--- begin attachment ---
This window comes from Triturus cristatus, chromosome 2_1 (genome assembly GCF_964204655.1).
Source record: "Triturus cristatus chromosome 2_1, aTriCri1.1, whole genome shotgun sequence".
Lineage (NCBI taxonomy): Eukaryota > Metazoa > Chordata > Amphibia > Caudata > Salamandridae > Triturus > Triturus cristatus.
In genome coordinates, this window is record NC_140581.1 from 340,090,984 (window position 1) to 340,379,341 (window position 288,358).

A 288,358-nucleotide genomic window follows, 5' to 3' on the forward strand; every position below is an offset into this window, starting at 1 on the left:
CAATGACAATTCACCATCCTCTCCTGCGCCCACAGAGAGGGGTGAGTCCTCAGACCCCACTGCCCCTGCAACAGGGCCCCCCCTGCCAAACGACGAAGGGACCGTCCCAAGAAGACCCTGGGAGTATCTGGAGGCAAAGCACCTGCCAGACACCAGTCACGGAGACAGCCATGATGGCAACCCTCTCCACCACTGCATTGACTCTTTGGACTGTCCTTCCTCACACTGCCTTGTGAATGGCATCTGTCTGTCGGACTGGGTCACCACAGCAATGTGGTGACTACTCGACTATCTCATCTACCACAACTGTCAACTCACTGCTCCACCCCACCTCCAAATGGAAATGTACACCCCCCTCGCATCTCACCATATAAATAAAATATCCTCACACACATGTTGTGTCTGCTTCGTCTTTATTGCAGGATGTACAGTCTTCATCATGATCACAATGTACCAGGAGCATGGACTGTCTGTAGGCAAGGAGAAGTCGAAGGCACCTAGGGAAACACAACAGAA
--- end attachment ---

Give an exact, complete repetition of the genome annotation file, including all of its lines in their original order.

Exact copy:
This window comes from Triturus cristatus, chromosome 2_1 (genome assembly GCF_964204655.1).
Source record: "Triturus cristatus chromosome 2_1, aTriCri1.1, whole genome shotgun sequence".
Lineage (NCBI taxonomy): Eukaryota > Metazoa > Chordata > Amphibia > Caudata > Salamandridae > Triturus > Triturus cristatus.
In genome coordinates, this window is record NC_140581.1 from 340,090,984 (window position 1) to 340,379,341 (window position 288,358).

A 288,358-nucleotide genomic window follows, 5' to 3' on the forward strand; every position below is an offset into this window, starting at 1 on the left:
CAATGACAATTCACCATCCTCTCCTGCGCCCACAGAGAGGGGTGAGTCCTCAGACCCCACTGCCCCTGCAACAGGGCCCCCCCTGCCAAACGACGAAGGGACCGTCCCAAGAAGACCCTGGGAGTATCTGGAGGCAAAGCACCTGCCAGACACCAGTCACGGAGACAGCCATGATGGCAACCCTCTCCACCACTGCATTGACTCTTTGGACTGTCCTTCCTCACACTGCCTTGTGAATGGCATCTGTCTGTCGGACTGGGTCACCACAGCAATGTGGTGACTACTCGACTATCTCATCTACCACAACTGTCAACTCACTGCTCCACCCCACCTCCAAATGGAAATGTACACCCCCCTCGCATCTCACCATATAAATAAAATATCCTCACACACATGTTGTGTCTGCTTCGTCTTTATTGCAGGATGTACAGTCTTCATCATGATCACAATGTACCAGGAGCATGGACTGTCTGTAGGCAAGGAGAAGTCGAAGGCACCTAGGGAAACACAACAGAA